Disguised salary is remuneration that is either fixed or, if it is variable, it is not calculated by reference to, or in practice affected by, the overall profits or losses of the LLP.
Individuals will be caught by this condition unless more than 20% of their variable remuneration is linked to the overall profitability of the business. It is not sufficient for it to be linked to the performance of the individual, branch or team.
Condition B is that the mutual rights and duties of the members and the LLP do not give the member significant influence over the affairs of the LLP.
This is interpreted by HM Revenue & Customs (HMRC) to mean the role played by the individual and whether that individual is “in business” or merely “working for the business”.
Influence over a part of, or a branch of the LLP, rather than the whole, is also insufficient. Many large partnerships and those with hierarchical or management structures are likely to find that only a few partners will fall outside this condition. HMRC has confirmed that influence does not necessarily mean sitting on the LLP management board.
Condition C is that the individual’s capital is less than 25% of the disguised salary from the LLP in the tax year concerned.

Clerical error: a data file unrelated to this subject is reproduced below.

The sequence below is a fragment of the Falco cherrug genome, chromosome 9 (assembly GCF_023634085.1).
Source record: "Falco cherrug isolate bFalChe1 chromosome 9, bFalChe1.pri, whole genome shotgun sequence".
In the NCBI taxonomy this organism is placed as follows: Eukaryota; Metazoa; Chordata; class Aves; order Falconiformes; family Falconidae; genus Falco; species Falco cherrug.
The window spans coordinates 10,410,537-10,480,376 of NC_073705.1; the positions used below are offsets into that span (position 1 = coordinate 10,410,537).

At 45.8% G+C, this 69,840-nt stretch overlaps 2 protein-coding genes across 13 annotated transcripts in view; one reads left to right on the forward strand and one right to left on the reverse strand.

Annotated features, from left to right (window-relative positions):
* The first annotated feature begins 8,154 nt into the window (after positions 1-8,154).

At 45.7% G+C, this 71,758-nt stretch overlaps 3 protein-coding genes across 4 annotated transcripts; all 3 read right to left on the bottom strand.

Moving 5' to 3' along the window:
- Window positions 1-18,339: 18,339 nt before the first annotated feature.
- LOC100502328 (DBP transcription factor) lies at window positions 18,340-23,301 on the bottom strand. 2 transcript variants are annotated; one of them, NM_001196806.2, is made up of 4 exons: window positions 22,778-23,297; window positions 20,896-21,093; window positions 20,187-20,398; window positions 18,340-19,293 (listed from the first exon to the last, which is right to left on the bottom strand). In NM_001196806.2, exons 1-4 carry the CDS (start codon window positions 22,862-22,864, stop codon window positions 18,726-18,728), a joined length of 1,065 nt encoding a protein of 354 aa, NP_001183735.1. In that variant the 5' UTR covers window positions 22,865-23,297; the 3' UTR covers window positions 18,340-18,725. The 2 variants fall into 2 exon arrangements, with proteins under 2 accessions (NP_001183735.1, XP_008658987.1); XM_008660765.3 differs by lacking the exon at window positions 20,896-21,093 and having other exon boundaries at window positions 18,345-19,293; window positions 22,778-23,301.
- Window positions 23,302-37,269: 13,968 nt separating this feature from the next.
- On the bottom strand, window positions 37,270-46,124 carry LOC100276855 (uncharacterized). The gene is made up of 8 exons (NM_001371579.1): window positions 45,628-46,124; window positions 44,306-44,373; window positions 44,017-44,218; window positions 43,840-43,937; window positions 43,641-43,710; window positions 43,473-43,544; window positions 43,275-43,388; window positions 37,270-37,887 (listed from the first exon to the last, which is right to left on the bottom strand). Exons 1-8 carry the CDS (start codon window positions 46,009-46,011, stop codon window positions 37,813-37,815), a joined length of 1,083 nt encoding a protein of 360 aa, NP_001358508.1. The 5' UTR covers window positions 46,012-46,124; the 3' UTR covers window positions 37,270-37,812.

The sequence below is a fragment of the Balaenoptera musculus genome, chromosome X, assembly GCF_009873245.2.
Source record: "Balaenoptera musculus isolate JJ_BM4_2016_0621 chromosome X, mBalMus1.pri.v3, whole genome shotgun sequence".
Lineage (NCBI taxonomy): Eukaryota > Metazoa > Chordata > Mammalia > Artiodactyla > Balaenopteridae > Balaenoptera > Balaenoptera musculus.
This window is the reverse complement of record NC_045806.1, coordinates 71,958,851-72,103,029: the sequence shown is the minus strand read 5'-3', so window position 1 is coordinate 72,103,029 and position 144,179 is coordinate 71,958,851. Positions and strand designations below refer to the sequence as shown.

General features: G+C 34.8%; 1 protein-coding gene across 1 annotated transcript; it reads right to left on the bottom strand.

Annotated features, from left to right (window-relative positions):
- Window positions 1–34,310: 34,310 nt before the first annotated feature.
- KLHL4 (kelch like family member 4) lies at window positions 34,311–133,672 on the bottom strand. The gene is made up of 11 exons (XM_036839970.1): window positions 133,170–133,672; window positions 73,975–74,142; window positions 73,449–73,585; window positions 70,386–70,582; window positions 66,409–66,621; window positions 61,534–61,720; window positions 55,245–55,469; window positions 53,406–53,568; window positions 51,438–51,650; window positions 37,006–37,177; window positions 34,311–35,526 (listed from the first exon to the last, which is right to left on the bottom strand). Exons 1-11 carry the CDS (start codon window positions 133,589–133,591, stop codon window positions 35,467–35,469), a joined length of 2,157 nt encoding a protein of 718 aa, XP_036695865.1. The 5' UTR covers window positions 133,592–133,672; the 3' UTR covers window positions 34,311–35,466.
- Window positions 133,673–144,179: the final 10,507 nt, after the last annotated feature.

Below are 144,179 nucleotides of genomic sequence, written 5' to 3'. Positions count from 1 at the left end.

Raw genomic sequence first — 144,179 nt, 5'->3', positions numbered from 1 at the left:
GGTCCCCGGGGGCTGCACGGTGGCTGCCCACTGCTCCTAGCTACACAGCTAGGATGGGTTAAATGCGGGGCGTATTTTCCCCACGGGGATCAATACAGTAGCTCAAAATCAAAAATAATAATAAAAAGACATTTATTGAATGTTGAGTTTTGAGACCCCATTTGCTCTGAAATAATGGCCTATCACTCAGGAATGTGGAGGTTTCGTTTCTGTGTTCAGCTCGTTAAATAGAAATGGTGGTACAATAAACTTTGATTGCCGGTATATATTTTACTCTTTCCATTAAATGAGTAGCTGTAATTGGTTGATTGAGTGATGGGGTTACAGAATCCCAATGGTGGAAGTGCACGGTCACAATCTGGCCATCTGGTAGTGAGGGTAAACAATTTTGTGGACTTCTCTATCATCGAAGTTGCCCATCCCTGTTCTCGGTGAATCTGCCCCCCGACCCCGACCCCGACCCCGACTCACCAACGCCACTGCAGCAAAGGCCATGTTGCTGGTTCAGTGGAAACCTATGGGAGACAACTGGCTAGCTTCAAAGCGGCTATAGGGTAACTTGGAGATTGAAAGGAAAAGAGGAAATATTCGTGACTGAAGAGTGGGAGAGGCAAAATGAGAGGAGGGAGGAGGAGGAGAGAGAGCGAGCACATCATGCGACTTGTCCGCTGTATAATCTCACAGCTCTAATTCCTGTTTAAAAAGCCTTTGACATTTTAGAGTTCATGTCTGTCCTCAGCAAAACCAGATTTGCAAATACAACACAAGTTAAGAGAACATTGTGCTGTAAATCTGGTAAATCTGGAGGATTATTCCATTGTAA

This is the amount the individual has invested under the LLP agreement and does take account of any subsequent changes. However, it does not include amounts that the member can withdraw, eg undrawn profit or short-term loans.
Where a member leaves or joins the partnership part-way through the year, the capital contribution is pro-rated accordingly, for the purposes of this test.
If any one of these conditions is not met, the individual will continue to be treated as self-employed for tax purposes (and will, therefore, the partnership tax payable will only be on their share of the income and expenses arising in the partnership).
If you have any questions on these specific partnership rules, on partnership tax or indeed tax services within our firm more generally, please get in touch with your usual Saffery partner, or contact Jason Lane.
This factsheet is based on law and HMRC practice at 1 May 2019.